As someone who finds himself pondering bizarre thoughts in those quiet hours when sleep is just beyond my reach, one of the hypothetical questions I’ve come back to a few times is: what would I do if I were somewhere where nobody else knew the last 50 years of pop culture?
It’s an idea which naturally comes up in stories of time travel – “Johnny B. Goode”, anyone? – and with Yesterday, Danny Boyle and Richard Curtis consider a modern world where the music of The Beatles was erased from history and everyone’s memory, save that of one struggling musician in Lowestoft.
Enter Jack Malik, the hero of Yesterday played by Eastenders actor Himesh Patel. He’s a warehouse worker by day, whose ambitions of making it as a singer/songwriter have all but faded away, and whose back catalogue extends to a couple of naff songs. One evening, Jack finds himself quickly acquainted with a seaside road after a nasty collision with a bus, right at the time when the lights seem to be going out around the world.
Jack wakes up in hospital, with his childhood friend and manager Ellie, played by Lily James, by his side. Before long he’s out of hospital, and on receiving a new guitar as a get-well present, decides to christen the instrument with a quick rendition of “Yesterday”.
As you can probably guess, everyone around him absolutely freaks out that Jack Malik managed to write something good for once.
From there, Jack begins to realise that the world has become a place which has forgotten all about John, Paul, George and Ringo (illustrated by some neat Google-based gags which I won’t spoil here), and our hero decides to take it upon himself to preserve the memory of the Fab Four’s music while indulging in his rock star fantasy along the way. Oh and Ed Sheeran is his mentor, for some reason.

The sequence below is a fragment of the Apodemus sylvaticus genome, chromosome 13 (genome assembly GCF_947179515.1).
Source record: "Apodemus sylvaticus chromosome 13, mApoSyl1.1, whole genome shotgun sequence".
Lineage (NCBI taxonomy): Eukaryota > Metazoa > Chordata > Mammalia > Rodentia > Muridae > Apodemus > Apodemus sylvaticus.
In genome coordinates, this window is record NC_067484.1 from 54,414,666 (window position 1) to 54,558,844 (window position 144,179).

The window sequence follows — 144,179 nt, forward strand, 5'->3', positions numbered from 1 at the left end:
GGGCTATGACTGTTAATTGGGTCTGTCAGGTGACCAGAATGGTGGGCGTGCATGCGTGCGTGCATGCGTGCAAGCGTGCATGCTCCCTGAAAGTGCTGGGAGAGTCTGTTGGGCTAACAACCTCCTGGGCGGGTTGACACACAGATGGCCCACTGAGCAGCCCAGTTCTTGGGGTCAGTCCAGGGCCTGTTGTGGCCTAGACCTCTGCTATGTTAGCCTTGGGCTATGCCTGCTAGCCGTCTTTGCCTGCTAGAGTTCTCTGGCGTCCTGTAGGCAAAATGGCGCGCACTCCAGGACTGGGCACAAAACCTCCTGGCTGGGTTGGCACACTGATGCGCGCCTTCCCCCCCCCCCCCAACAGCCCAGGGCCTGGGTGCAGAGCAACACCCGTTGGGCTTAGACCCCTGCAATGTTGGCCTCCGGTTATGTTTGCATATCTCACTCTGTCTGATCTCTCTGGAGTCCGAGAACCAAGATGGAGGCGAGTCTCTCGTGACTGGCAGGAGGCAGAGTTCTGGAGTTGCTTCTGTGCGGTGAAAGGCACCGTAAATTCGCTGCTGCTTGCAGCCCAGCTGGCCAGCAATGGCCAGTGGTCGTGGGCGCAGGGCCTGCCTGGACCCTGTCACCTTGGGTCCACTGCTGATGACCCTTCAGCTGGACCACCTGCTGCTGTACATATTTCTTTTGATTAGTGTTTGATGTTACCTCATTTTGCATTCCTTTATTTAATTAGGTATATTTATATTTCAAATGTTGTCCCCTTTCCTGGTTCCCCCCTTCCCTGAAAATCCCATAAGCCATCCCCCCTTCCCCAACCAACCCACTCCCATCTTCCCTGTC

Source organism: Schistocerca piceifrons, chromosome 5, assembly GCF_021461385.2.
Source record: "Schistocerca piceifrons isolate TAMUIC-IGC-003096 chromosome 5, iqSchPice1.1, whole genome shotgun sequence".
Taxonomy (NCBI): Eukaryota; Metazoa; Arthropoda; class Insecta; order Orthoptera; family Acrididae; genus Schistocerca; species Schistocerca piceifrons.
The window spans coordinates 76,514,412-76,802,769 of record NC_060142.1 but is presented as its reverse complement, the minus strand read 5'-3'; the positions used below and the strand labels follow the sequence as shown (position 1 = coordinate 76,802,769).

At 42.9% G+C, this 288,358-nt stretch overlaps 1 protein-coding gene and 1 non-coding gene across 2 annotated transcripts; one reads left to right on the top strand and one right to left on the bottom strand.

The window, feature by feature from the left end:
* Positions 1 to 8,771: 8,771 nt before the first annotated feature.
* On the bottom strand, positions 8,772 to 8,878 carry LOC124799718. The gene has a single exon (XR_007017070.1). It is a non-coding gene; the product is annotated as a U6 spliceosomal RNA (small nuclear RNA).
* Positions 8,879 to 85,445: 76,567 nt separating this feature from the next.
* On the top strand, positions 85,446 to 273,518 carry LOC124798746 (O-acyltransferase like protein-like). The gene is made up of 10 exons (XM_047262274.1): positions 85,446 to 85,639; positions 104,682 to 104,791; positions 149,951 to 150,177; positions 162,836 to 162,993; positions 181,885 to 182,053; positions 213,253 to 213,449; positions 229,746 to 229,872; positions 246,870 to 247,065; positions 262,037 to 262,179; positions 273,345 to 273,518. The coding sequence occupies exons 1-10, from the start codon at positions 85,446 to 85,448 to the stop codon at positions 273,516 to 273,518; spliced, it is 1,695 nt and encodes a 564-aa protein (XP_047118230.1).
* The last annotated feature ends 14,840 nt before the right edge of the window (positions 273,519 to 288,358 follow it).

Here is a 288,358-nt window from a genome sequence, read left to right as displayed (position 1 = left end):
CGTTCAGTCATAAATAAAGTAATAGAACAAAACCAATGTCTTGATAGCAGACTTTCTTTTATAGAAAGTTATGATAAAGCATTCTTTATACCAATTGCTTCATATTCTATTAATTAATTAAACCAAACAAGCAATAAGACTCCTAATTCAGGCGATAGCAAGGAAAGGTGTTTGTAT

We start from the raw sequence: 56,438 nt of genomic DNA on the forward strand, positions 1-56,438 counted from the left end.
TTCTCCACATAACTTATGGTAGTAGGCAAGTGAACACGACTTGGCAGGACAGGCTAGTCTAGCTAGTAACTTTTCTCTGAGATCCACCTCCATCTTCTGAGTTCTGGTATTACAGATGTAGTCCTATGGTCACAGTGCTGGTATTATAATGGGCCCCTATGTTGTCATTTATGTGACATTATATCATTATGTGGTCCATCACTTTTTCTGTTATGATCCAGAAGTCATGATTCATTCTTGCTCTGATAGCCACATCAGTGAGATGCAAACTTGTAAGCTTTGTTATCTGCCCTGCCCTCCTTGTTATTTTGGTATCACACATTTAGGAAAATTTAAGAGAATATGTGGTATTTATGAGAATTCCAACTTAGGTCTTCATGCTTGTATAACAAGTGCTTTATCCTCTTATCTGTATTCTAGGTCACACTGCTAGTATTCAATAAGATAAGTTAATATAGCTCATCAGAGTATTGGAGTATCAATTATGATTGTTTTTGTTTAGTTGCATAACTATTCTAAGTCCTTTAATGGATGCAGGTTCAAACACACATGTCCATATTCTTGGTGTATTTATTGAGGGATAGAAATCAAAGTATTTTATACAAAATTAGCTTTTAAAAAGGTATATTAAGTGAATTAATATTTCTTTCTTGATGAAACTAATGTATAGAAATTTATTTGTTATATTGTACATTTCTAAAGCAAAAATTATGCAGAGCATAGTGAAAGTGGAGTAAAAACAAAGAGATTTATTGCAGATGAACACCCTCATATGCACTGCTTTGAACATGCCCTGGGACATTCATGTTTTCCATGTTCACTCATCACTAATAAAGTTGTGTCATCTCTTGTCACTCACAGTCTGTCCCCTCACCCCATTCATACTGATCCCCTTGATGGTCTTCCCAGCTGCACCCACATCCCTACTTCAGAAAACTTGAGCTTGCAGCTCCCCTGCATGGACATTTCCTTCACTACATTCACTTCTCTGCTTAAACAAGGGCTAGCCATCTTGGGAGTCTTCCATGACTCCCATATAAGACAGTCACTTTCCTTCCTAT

Events transpire and the film takes some very interesting narrative turns, and the end product is this strange, fascinating film which I still can’t quite believe got made by such prestigious filmmakers. Boyle and Curtis have certainly undertaken some ambitious projects in the past, and their collaboration here has birthed a concept that will definitely rub a lot of people the wrong way.
Curtis’ involvement should tell you a lot about where this story ends up, and I’ll say now that Yesterday is closer in execution to About Time than any other film in his or Boyle’s oeuvres.
The film’s cast and crew clearly seem to be revelling in the nuttiness of the idea, and everyone involved – except for Ed Sheeran who, bless him, is not an actor – carries that enthusiasm through to the film’s climax. It’s always a delight to find a film which sees its ideas through without a hint of cynicism, and Yesterday feels purely and simply joyous. This is summed up in one subplot in the film’s second act which looks like it’s going down a route of blackmail and exploitation, but quite literally concludes with three people singing and dancing in a dressing room. It’s brilliant.
As a jukebox musical, Yesterday ticks all the necessary song choice boxes, and while the film does flirt with some of Lennon and McCartney’s more… esoteric songwriting efforts for comedic effect, there aren’t many surprising inclusions here. That’s not necessarily a bad thing, but anyone hoping for a rousing rendition of “I Am The Walrus” will have to wait another day.
It’s a complete understatement, but Danny Boyle is an incredibly visual storyteller and his unique vision is clear and present here. Not so much that it distracts from the story however, unlike the frankly messy other musical movie based on The Beatles: Across The Universe. The wackiness of Boyle’s direction and the light, sentimental comedy of Curtis’ writing complement each other beautifully.
The one thing I will say as a major fan of Lily James, is that she’s somewhat under-utilised here. As she proved in last year’s Mamma Mia!: Here We Go Again, she’s got the talent to give a great musical performance alongside her on-screen charm, but she maybe doesn’t have a whole lot to work with in Yesterday. Thankfully leading man Himesh Patel is so likeable, and a damn fine singer to boot, that he’s more than able to keep the film bobbing along nicely. A lesser actor would have struggled to sell the weirdness of this movie, and it’s to Patel’s merit that I was so engaged throughout Yesterday‘s running time.
Yesterday feels like a dying breed of film; the kind of crazy high concept story that would have been made without question back in the 1980s or 1990s, but now would either be a straight-to-Netflix affair or pumped so full of ironic snark that it wouldn’t have been remotely entertaining. Under the careful eyes of Danny Boyle and Richard Curtis however, Yesterday is a joyous, Beatles induced fever dream. It won’t win any awards, but it’s by far one of my favourite cinema experiences of 2019 to date; personally speaking I wouldn’t be surprised if this ended up on any end of year list I ever decide on doing.
To put it short, Yesterday is fab.